Jarre worked on such films as Lawrence of Arabia, Doctor Zhivago and A Passage to India which all won the Oscar for Best Original Score. He was nominated 9 times for Oscars overall. He worked on other top-level films such as The Longest Day, Grand Prix, Witness, Jesus of Nazareth, Dead Poet Society and Ghost too. He collaborated with directors such as Peter Weir, Alfred Hitchcock, Elia Kazan, John Huston and John Frankenheimer. Jarre has 177 credits as a composer. A sample of the soundtrack can be heard via the YouTube link listed.
4. Toshiro Mifune
Mifune was born in present-day Qingdao, which at the time was under the control of the Japanese government before the Republic of China overtook the city in 1922. He spent 19 years of his life in China and was drafted into the Imperial Japanese Army during World War II. He rose to the rank of sergeant in the Aerial Photography unit. Post the war he formed an acting company titled Shin Toho, which means "new faces." He got his first big break in Shin Baka Jidai recently after he was hired at Toho Productions. He used his wartime experiences of anger in his audition. Mifune found a collaborator with the great Japanese director Akira Kurosawa. He played a samurai for Kurosawa in Seven Samurai and Yojimbo.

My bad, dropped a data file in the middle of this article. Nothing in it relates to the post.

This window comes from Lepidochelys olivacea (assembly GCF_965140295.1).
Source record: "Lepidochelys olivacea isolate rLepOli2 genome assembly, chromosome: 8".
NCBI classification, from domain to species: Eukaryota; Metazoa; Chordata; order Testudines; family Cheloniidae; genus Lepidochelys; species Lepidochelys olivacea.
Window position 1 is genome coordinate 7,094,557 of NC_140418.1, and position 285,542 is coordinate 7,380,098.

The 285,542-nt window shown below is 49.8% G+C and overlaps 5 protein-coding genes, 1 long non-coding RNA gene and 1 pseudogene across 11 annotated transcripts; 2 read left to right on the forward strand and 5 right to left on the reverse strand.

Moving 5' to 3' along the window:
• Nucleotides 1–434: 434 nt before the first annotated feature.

Seven Samurai inspired The Magnificient Seven and Yojimbo inspired A Fistful of Dollars. Mifune worked with Kurosawa on 16 films throughout their careers. He also starred in the John Boorman film Hell in the Pacific with Marine World War II veteran Lee Marvin about two veterans trapped on a Pacific island during the war. He turned down many roles, one in the Bond film You Only Live Twice and supposedly the role of either Darth Vader or Obi-Wan Kenobi in Star Wars. In 1980 Mifune portrayed Tokugawa Shogunate in Shogun to much critical acclaim. His career continued into the mid-1990s in mostly film.
5. Andrew Laszlo
The cinematographer for Shogun was none other than the extremely talented Andrew Laszlo. His repertoire of work includes First Blood, Southern Comfort, Star Trek V: The Final Frontier, Poltergeist II: The Other Side, The Warriors and The Man Without a Country. He earned an Emmy nomination for Shogun as well. Before his work in the film industry, Laszlo was born in Hungary and during World War II was forced into a Ghetto and then a Labor Camp. He was sent to Auschwitz with the majority of his family in 1944. He then was sent to another labor camp in Romania. He moved once more and then after an air raid on the labor camp he was in he escaped.
Laszlo's freedom was short-lived as he was captured and sent to the Bergen-Belsen concentration camp in the winter of 1944. He survived starvation, cold, beatings and extreme cold. In 1945 he was sent to another concentration camp in Theresienstadt. There he caught typhoid and was finally liberated on May 8th, 1945. He came to the US post-war, joined the Army Signal Corps and served as a cameraman during the Korean War. Post his service he went into the film industry after much struggle to find success initially as a camera operator for The Phil Silvers Show. His first feature film was One Potato, Two Potato and his second was with Francis Ford Coppola on You're a Big Boy Now. Laszlo worked with such directors as Walter Hill, Tobe Hooper, Ted Kotcheff, Joe Dante, William Shatner and Sidney Poitier throughout his career.